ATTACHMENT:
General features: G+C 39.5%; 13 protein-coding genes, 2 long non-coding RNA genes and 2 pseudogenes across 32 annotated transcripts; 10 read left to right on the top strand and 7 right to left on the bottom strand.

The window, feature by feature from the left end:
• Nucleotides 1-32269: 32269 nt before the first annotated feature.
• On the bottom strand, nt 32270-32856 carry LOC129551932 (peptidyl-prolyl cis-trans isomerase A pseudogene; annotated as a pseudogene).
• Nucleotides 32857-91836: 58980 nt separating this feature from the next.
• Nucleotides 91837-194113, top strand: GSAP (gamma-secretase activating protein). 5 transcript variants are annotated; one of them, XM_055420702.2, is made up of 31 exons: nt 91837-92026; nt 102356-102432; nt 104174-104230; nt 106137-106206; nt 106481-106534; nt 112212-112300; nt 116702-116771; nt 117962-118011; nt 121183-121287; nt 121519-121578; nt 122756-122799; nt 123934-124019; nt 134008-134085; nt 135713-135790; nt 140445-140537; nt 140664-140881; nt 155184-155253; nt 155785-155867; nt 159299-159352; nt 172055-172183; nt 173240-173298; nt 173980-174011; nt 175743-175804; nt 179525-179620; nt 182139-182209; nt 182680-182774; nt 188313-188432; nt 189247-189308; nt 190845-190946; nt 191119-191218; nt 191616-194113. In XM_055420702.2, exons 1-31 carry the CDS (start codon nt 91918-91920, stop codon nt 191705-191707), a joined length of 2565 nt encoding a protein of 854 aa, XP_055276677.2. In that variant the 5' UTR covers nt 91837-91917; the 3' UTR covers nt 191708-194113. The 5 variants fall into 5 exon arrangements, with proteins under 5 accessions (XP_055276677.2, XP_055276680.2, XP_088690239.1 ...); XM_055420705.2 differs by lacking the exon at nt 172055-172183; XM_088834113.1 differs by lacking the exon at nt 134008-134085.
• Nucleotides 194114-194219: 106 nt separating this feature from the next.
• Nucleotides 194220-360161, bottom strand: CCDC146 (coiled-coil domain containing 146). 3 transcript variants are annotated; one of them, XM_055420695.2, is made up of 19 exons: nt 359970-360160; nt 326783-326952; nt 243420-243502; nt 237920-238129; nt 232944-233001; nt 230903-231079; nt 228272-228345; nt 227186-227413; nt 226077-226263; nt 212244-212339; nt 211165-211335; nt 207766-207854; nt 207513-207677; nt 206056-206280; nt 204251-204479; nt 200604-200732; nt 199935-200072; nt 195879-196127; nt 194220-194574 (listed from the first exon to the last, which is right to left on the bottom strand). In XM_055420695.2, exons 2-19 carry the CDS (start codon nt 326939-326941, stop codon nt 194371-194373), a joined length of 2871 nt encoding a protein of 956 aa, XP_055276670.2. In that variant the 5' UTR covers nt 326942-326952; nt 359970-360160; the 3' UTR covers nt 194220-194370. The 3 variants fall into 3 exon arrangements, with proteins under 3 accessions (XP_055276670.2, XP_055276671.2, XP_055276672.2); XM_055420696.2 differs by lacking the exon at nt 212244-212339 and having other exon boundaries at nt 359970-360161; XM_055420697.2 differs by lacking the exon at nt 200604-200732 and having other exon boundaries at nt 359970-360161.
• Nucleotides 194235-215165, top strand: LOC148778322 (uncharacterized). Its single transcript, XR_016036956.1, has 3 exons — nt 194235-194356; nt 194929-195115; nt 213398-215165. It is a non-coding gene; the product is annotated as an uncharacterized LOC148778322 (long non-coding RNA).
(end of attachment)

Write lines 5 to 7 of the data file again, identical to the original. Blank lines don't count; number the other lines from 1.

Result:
• Nucleotides 32857-91836: 58980 nt separating this feature from the next.
• Nucleotides 91837-194113, top strand: GSAP (gamma-secretase activating protein). 5 transcript variants are annotated; one of them, XM_055420702.2, is made up of 31 exons: nt 91837-92026; nt 102356-102432; nt 104174-104230; nt 106137-106206; nt 106481-106534; nt 112212-112300; nt 116702-116771; nt 117962-118011; nt 121183-121287; nt 121519-121578; nt 122756-122799; nt 123934-124019; nt 134008-134085; nt 135713-135790; nt 140445-140537; nt 140664-140881; nt 155184-155253; nt 155785-155867; nt 159299-159352; nt 172055-172183; nt 173240-173298; nt 173980-174011; nt 175743-175804; nt 179525-179620; nt 182139-182209; nt 182680-182774; nt 188313-188432; nt 189247-189308; nt 190845-190946; nt 191119-191218; nt 191616-194113. In XM_055420702.2, exons 1-31 carry the CDS (start codon nt 91918-91920, stop codon nt 191705-191707), a joined length of 2565 nt encoding a protein of 854 aa, XP_055276677.2. In that variant the 5' UTR covers nt 91837-91917; the 3' UTR covers nt 191708-194113. The 5 variants fall into 5 exon arrangements, with proteins under 5 accessions (XP_055276677.2, XP_055276680.2, XP_088690239.1 ...); XM_055420705.2 differs by lacking the exon at nt 172055-172183; XM_088834113.1 differs by lacking the exon at nt 134008-134085.
• Nucleotides 194114-194219: 106 nt separating this feature from the next.